WHO WAS DENNIS PULESTON?
MAKE A DONATION
ALL ABOUT OSPREYS
— 2009 Season
— 2008 Season
— 2007 Season
— 2006 Season
— 2005 Season
— 2004 Season
— 2003 Season
— 2009 Message Board
— 2008 Message Board
— 2007 Message Board
— 2006 Message Board
— 2005 Message Board
— 2004 Message Board
— Search Message Board
— Guest Book World Map
Thread subject: No more eagle activity
||12/09/11 10:06 am
||I enlisted a few dog walker/birder neighbors and none of us have seen any BE activity on my creek since just before Thanksgiving. Bummer.
||12/09/11 02:26 pm
||Awww, that's too bad, but then the eagles must have decided that wasn't the right spot, and they've been doing this for a long time. Sorry, Mel.
||12/09/11 10:31 pm
||darn! There go my Christmas plans ;p
||12/09/11 11:04 pm
||But Sweeney and I will still be here! Along with several million Canada and Snow geese and Tundra swans
||12/10/11 02:25 pm
||While wondering what had happened to Mute Swans in your neighborhood, Mel, I came upon this ARTICLE, and I see they are still a problem in MD. From the sound of it, you could use a moose or two to compete for their food sources. I'm sure eagles and ospreys won't scare them.
||12/10/11 09:42 pm
||Mute swans are still here and there are still people who are doing everything they can to block addling the eggs, although they have been able to put a dent in the population. They are beautiful but destructive and belligerent. I have a friend who says her Chesapeake Bay Retriever would rather go 10 rounds with a dumpster than encounter a mute swan.
||12/11/11 06:10 am
||I really hate the fact that eggs are addled. I know that Canada geese are a problem at Race Rocks but every year I plead with the guardians not to destroy the eggs. This year I watched a goose lay about half a dozen eggs. They left ONE....and whether that hatched or not I don't know. Seldom have I seen goslings but sometimes a couple of geese seem to evade the saboteurs and manage to hatch a clutch of eggs!!! Maybe I would feel different if the nuisance was in my own backyard though.
||12/11/11 02:26 pm
||I know from experience that I could not find it in my heart to think of a Canada goose as an urban rat, as many Americans do, Pam. We had them as year-round residents at all the man-made golf courses in Sonoma county, where the agricultural diversion to one source (monoculture) for income, wine growing, led to the loss of habitat for the migrating birds and the squatters.I just had to ask, who was here first, the birds or the greedy grape growers? I like the birds more.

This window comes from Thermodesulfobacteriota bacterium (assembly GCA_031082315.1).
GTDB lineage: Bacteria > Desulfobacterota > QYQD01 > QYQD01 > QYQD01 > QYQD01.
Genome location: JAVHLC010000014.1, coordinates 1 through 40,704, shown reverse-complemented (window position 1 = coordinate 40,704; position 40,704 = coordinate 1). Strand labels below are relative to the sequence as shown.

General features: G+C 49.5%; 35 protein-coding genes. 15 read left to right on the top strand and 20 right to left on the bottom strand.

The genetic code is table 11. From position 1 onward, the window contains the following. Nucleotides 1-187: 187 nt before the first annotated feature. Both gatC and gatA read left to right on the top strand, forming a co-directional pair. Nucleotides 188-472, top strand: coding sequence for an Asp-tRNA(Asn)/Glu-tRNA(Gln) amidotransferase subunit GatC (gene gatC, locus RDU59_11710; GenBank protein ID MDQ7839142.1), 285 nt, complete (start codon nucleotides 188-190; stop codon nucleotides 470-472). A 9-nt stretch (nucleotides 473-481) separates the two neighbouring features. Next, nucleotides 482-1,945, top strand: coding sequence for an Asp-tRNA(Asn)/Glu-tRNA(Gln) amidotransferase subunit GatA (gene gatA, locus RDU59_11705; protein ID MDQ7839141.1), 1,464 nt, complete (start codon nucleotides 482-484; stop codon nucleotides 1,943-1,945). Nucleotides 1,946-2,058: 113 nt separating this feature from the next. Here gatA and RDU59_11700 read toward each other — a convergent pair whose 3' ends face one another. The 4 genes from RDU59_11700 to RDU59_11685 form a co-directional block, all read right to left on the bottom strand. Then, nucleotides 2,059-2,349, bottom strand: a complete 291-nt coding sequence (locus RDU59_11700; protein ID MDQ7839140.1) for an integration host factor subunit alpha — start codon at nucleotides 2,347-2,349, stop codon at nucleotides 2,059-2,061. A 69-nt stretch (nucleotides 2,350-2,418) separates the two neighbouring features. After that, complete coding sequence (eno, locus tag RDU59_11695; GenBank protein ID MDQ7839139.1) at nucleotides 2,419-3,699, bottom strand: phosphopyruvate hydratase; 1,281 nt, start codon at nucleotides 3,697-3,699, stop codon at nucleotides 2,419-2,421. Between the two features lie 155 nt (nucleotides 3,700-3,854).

||12/12/11 03:59 pm
||Take it from someone who's backyard they are in. The problem with with Mute Swans is that unlike other waterfowl, they nibble the grasses right down to the root so there is nothing left to produce shoots. Those grasses are the last line of defense against shoreline erosion so wherever Mute Swans set up shop there is erosion - not to mention the fact that they are aggressive and have literally bullied other species out of their breeding territory. Were they left unchecked all we would have on the Chesapeake is Mute Swans. I have no problem with addling or just simply killing them. They are not a native species, they were brought in from China to decorate some idiot's property, they escaped and they are causing millions of dollars of damage on the Bay.
||12/12/11 04:49 pm
||Oh, I agree with you on the swans, Mel. Not so sure that it's the right thing for a Canada Goose, though, as they are native and it's the humans who are meddling with their habitat. I have the same problem with deliberately imported invasive plant species here on the west coast. I'd be happy never to see Pampas Grass or Eucalyptus trees here again.
||12/13/11 10:15 am
||Canadas are another issue - we have resident and migratory geese here. The migratory are not the issue - it's the resident geese who stay here year round. There are many passive deterrents to them to get them to move on to someone else's region. The migratory population (who breed in the Arctic) is actually making a comeback thanks to hunting restrictions - for a while they were overhunted here and their numbers here on the Bay dropped to 29,000 pairs. Hunting was banned completely in 1995 for one year and after that restrictions were placed on the number you could take. Their numbers have been bouncing back ever since. OK - I'm off my soapbox for a while.
If you wish to post a followup message in this thread, please fill
out the form below and then click on the "Post the followup message"
A one time registration is
needed before you can post a message to the Message Board.